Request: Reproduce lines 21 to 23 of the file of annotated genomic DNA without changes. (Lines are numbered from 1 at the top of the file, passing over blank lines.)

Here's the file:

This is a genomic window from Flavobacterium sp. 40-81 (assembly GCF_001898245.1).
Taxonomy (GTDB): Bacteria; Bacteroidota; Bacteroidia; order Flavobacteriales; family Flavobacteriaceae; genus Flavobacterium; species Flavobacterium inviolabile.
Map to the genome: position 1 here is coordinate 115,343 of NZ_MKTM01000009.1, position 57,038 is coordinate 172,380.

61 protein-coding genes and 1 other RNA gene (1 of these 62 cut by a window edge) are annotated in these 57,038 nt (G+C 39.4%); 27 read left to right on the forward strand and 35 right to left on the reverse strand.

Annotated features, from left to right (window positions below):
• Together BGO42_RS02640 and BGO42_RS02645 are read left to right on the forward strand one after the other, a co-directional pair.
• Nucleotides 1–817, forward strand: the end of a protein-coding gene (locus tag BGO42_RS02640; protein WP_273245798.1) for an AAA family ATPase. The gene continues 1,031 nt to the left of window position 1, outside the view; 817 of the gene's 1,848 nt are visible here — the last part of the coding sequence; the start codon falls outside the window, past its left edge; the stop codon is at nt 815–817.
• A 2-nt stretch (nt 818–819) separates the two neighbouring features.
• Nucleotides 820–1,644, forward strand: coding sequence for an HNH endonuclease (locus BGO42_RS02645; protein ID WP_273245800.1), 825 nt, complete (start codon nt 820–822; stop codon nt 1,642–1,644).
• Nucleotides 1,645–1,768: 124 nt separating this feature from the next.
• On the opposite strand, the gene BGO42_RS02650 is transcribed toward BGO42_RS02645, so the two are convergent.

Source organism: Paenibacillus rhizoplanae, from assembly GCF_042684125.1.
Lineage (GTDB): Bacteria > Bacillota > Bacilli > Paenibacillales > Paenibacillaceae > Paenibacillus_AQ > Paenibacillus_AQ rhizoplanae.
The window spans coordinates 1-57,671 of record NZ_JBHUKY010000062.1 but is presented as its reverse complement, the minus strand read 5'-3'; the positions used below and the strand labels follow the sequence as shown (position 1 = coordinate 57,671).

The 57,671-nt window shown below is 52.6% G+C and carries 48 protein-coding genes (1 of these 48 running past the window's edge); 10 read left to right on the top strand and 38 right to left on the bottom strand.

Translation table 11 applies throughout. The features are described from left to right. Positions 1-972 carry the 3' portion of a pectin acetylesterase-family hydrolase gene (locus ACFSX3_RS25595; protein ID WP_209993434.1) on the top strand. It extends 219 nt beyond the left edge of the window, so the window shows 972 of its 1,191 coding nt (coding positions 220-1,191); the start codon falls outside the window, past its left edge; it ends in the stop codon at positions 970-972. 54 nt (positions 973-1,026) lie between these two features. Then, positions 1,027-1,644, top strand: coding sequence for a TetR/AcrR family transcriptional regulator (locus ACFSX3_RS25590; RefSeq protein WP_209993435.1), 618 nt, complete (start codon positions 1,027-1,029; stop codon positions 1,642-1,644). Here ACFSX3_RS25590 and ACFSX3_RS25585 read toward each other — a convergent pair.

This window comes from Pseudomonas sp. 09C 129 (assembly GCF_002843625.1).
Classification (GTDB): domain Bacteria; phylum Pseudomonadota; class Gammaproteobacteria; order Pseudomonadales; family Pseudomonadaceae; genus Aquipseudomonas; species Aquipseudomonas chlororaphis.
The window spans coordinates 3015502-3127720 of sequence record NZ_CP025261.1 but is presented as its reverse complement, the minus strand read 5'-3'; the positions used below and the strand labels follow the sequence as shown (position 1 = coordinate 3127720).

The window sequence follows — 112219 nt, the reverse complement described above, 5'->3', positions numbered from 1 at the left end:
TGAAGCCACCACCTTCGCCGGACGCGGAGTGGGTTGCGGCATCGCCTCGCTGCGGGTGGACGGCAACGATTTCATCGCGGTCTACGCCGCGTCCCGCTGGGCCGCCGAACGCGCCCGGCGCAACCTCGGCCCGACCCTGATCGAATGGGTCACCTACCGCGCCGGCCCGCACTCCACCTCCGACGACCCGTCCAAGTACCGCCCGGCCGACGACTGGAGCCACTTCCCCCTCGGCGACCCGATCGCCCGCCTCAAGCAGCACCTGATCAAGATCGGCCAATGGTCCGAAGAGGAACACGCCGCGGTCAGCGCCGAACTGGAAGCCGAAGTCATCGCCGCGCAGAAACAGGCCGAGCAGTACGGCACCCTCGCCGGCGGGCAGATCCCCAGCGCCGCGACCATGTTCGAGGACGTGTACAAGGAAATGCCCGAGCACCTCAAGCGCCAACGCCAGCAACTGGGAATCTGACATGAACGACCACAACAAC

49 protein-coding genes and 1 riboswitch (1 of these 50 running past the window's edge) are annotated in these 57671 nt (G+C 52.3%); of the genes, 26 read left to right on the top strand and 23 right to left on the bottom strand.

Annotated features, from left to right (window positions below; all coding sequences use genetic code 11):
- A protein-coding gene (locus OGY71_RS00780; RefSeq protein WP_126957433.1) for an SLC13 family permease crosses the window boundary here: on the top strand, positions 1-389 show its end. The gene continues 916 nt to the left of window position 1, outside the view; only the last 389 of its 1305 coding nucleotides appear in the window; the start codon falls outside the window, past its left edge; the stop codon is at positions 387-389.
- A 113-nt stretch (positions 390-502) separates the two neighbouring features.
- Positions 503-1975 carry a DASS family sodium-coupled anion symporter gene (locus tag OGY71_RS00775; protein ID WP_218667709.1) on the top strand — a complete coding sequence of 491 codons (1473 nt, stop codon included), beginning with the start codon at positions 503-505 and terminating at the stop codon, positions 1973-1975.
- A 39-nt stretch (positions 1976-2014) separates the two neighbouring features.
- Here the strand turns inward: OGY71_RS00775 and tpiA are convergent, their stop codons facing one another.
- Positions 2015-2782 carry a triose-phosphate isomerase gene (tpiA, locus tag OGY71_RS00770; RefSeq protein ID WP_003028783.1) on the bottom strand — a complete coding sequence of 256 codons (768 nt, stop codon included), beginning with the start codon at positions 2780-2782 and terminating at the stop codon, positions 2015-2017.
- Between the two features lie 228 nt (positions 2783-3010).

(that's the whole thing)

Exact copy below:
TGAAGCCACCACCTTCGCCGGACGCGGAGTGGGTTGCGGCATCGCCTCGCTGCGGGTGGACGGCAACGATTTCATCGCGGTCTACGCCGCGTCCCGCTGGGCCGCCGAACGCGCCCGGCGCAACCTCGGCCCGACCCTGATCGAATGGGTCACCTACCGCGCCGGCCCGCACTCCACCTCCGACGACCCGTCCAAGTACCGCCCGGCCGACGACTGGAGCCACTTCCCCCTCGGCGACCCGATCGCCCGCCTCAAGCAGCACCTGATCAAGATCGGCCAATGGTCCGAAGAGGAACACGCCGCGGTCAGCGCCGAACTGGAAGCCGAAGTCATCGCCGCGCAGAAACAGGCCGAGCAGTACGGCACCCTCGCCGGCGGGCAGATCCCCAGCGCCGCGACCATGTTCGAGGACGTGTACAAGGAAATGCCCGAGCACCTCAAGCGCCAACGCCAGCAACTGGGAATCTGACATGAACGACCACAACAAC

49 protein-coding genes and 1 riboswitch (1 of these 50 running past the window's edge) are annotated in these 57671 nt (G+C 52.3%); of the genes, 26 read left to right on the top strand and 23 right to left on the bottom strand.

Annotated features, from left to right (window positions below; all coding sequences use genetic code 11):